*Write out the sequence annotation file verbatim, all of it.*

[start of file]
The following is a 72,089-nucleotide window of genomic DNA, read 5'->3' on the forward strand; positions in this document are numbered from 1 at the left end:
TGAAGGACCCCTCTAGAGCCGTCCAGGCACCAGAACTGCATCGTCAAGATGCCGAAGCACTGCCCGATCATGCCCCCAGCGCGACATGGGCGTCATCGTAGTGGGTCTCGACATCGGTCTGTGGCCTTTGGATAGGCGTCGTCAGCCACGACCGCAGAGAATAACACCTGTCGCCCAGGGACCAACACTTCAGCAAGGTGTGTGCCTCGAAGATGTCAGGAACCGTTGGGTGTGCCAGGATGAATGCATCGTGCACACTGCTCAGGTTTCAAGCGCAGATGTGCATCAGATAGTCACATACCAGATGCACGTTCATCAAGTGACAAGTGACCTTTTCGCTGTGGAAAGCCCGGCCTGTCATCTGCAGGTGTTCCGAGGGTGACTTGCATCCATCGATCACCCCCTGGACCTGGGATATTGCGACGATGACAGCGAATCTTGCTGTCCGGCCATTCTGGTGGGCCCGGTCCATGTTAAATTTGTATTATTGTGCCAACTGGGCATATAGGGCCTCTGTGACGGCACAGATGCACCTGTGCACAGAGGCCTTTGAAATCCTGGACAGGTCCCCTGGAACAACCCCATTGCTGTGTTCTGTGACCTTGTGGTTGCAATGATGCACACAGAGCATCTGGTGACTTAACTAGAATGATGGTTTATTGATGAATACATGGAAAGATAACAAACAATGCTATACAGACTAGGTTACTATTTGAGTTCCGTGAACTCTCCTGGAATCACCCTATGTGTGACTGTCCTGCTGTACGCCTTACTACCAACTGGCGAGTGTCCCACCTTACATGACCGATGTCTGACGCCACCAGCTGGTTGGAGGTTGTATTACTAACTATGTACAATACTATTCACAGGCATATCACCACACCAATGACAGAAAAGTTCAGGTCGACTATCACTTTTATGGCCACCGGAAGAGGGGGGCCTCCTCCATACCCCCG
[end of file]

The following is a 72,089-nucleotide window of genomic DNA, read 5'->3' on the forward strand; positions in this document are numbered from 1 at the left end:
TGAAGGACCCCTCTAGAGCCGTCCAGGCACCAGAACTGCATCGTCAAGATGCCGAAGCACTGCCCGATCATGCCCCCAGCGCGACATGGGCGTCATCGTAGTGGGTCTCGACATCGGTCTGTGGCCTTTGGATAGGCGTCGTCAGCCACGACCGCAGAGAATAACACCTGTCGCCCAGGGACCAACACTTCAGCAAGGTGTGTGCCTCGAAGATGTCAGGAACCGTTGGGTGTGCCAGGATGAATGCATCGTGCACACTGCTCAGGTTTCAAGCGCAGATGTGCATCAGATAGTCACATACCAGATGCACGTTCATCAAGTGACAAGTGACCTTTTCGCTGTGGAAAGCCCGGCCTGTCATCTGCAGGTGTTCCGAGGGTGACTTGCATCCATCGATCACCCCCTGGACCTGGGATATTGCGACGATGACAGCGAATCTTGCTGTCCGGCCATTCTGGTGGGCCCGGTCCATGTTAAATTTGTATTATTGTGCCAACTGGGCATATAGGGCCTCTGTGACGGCACAGATGCACCTGTGCACAGAGGCCTTTGAAATCCTGGACAGGTCCCCTGGAACAACCCCATTGCTGTGTTCTGTGACCTTGTGGTTGCAATGATGCACACAGAGCATCTGGTGACTTAACTAGAATGATGGTTTATTGATGAATACATGGAAAGATAACAAACAATGCTATACAGACTAGGTTACTATTTGAGTTCCGTGAACTCTCCTGGAATCACCCTATGTGTGACTGTCCTGCTGTACGCCTTACTACCAACTGGCGAGTGTCCCACCTTACATGACCGATGTCTGACGCCACCAGCTGGTTGGAGGTTGTATTACTAACTATGTACAATACTATTCACAGGCATATCACCACACCAATGACAGAAAAGTTCAGGTCGACTATCACTTTTATGGCCACCGGAAGAGGGGGGCCTCCTCCATACCCCCG